Section 17

A professional user who is carrying out the knotweed treatment must take all reasonable precautions to ensure that such operations do not endanger human health or the environment.

Section 17 (6)

Storage of a knotweed treatment is subject to regulation and a permit is required.

Section 18 (6)

In all civil and criminal proceedings any Code [of Conduct] issued under this regulation shall be admissible in evidence and if the failure to follow any guidance in such a code appears to the court conducting the proceedings to be relevant to any question arising in the proceedings, it shall be taken into account in determining that question.

Section 27

Penalties - conviction can lead to a fine of up to Level 5 on the standard scale. Under Schedule 3, 6, the authorities have the power to seize equipment and order immediate remedial action .

Professional User means any person who uses plant protection products in the course of their work activities, including operators, technicians, employers and self-employed people, both in the farming and other sectors and "professional use" shall be construed accordingly

It was the case that until the introduction of The Plant Protection Products (Sustainable Use) Regulations 2012, (effective from 20 June 2012), freeholders or their agents were not required to hold a Certificate of Competence to carry out eradication treatment of knotweed on residential leasehold premises.

This is because it did not fall within the meaning of 'commercial services' set out in The Control of Pesticides Regulations 1986 (as amended by The Control of Pesticides (Amendment) Regulations 1997) as the common parts (usually including interior and exterior land) is owned by the freeholder.

Instead the freehold owner or its agent was only required to (subjectively) use it safely and take 'reasonable precautions' to store the knotweed treatment safely and competently and from 1990, to dispose of the knotweed using regulated organisation holding a 'Controlled Waste' Management Licence.

What is a Certificate of Competence?

Certificate

A Certificate of Competence is a qualification called a City & Guilds NPTC (National Proficiency Testing Council) Award in Safe Use of Pesticides, which is divided into fifteen subject areas. All successful candidates are entered on the Register held by the National Proficiency Testing Council (NPTC). Advice on the correct qualifications can be obtained from the NPTC or from BASIS. BASIS® is an independent organisation set up at the suggestion of the UK Government in 1978 to establish and assess standards in the pesticide industry relating to storage, transport and competence of staff. Successful candidates can also apply to the National Register of Spray Operators (NRoSO) and thereafter maintain a certain number of continued development training points every year.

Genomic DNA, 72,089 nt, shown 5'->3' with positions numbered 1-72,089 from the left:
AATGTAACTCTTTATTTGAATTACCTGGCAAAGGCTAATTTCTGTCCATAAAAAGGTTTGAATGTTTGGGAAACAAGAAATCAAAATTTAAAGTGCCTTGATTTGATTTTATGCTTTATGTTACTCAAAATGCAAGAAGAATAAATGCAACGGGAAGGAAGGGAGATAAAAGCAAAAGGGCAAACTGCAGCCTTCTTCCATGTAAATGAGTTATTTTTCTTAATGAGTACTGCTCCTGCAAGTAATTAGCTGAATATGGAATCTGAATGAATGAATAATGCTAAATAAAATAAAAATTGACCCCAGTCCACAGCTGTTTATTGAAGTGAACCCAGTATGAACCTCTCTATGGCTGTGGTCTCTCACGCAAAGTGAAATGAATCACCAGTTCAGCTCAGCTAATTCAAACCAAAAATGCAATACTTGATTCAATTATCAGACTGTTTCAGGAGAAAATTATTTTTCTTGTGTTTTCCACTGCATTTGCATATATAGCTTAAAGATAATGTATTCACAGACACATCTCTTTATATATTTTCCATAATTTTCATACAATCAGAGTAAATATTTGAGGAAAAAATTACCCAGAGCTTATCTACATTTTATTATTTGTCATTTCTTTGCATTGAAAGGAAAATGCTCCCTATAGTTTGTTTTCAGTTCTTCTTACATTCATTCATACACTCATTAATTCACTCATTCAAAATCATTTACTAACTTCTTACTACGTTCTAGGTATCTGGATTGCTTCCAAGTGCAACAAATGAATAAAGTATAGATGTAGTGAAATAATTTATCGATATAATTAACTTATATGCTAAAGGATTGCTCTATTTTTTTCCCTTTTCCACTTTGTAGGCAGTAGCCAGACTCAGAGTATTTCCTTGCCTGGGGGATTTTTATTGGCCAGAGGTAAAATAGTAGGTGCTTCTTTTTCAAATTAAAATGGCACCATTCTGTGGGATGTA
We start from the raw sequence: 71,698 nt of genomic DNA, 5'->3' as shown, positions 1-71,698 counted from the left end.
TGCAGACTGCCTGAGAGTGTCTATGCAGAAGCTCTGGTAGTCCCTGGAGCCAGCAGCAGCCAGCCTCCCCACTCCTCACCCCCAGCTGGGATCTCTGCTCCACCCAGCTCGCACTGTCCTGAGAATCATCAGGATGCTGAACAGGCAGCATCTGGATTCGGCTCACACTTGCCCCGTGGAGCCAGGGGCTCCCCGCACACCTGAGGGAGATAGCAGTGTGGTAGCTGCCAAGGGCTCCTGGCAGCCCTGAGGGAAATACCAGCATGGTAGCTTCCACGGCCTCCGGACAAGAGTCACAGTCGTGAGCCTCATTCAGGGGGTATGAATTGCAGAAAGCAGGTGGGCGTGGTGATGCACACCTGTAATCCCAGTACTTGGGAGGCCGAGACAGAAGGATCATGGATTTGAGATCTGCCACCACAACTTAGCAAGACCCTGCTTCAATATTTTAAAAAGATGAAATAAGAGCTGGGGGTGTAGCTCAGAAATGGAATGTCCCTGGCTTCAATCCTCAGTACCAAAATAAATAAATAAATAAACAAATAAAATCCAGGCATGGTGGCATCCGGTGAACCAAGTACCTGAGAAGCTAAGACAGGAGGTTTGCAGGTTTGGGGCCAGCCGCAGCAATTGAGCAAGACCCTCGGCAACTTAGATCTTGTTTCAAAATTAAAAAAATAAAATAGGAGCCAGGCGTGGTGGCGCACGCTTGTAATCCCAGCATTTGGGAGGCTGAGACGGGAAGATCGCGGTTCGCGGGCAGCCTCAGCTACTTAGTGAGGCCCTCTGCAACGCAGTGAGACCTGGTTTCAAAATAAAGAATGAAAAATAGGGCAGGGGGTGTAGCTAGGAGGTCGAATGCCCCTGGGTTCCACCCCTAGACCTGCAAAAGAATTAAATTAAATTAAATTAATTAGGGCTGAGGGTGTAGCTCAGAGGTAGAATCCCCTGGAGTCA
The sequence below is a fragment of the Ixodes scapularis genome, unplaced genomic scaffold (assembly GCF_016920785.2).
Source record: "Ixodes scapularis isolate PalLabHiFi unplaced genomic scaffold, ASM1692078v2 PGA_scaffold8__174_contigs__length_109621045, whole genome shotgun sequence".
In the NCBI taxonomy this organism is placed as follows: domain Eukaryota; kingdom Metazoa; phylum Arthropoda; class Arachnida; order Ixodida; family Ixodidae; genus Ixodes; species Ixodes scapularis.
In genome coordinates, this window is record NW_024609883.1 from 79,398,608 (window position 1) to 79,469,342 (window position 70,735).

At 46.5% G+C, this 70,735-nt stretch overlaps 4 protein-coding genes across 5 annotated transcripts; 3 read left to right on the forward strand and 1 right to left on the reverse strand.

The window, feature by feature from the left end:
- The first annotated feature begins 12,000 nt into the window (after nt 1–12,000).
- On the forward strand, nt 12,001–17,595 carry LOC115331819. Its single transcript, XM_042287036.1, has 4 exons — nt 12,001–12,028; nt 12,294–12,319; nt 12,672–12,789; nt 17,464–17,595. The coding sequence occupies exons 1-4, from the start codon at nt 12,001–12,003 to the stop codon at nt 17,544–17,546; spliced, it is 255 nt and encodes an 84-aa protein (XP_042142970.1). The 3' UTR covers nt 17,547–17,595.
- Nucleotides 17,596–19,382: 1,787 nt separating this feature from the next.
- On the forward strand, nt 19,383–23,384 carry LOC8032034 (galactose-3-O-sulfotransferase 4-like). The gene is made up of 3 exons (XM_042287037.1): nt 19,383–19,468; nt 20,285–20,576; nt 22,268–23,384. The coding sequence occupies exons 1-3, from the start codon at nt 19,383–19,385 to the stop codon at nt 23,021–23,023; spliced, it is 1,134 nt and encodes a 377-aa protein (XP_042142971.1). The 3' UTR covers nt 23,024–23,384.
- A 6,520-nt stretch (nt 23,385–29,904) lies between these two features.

Leaseholders may draw a sigh of relief that, from 20 June 2012, their premises fall within the requirement for any person, including the freeholder or agent, to hold a NPTC Level 2 qualification before applying knotweed treatment. Relief, however, may be short-lived as the legislation contains a curious historic exemption. If your freeholder or agent applying the treatment were born before 31 December 1964, the qualification is not required. These are called 'grandfather rights' and will continue until 25 November 2015. It is not known why this exemption has persisted. Arguably, it is not reasonable from a practical or Human Rights basis to exclude half the population from the requirement to meet the required standard of competence. This is particularly relevant where millions of leaseholders stand to be materially affected by the exclusion. Furthermore, how is a leaseholder able to ascertain whether the individual in question does qualify for the exemption. Are leaseholders expected to apply for disclosure of his/her date of birth in the County Court or Tribunal, where withheld?

Knotweed at Ground Level

Encountering knotweed treatment in service charges notices is becoming commonplace. Treatments are expensive and whilst many of these clearance programmes are legitimate and essential, some freeholders and/or their agents have used knotweed as an additional and unlawful source of revenue raising.

One of Pro-Leagle's recent cases highlighted a managing agent of a block of leasehold flats who routinely charged for knotweed treatment despite there being no evidence of its existence. Records showed that the treatment spray was applied during the winter when the plant would ordinarily have shed its leaves and died back. More importantly, however, the Managing Agent whose company undertook the work, whilst RICS (Royal Institute of Chartered Surveyors) regulated was not Certified as "Competent" for the "Safe Use of Pesticides". In addition, no Risk Assessment, advance notification to leaseholders or warnings around the garden were provided, in contravention of COSHH Regulations.

COSHH Sign

Leaseholders who suspect that a claim for treatment of knotweed is suspicious should contact their freeholder or agent for evidence of its existence and request a copy of the Risk Assessment report prepared. Failing receipt of which, it is usually reasonable to withhold service charges. Failure to follow the correct procedure set out in the above legislation could also be grounds to refuse payment, although leaseholders must be prepared to defend this decision in the County Court or Tribunal. Such a claim is usually made at the same time as setting out other reasons for withholding payment of service or administration charges, to be cost effective.

This article was provided by Pro-Leagle - The Law Firm for Laymen

Written by Corinne Tuplin (LLB Solicitor) 19 September 2012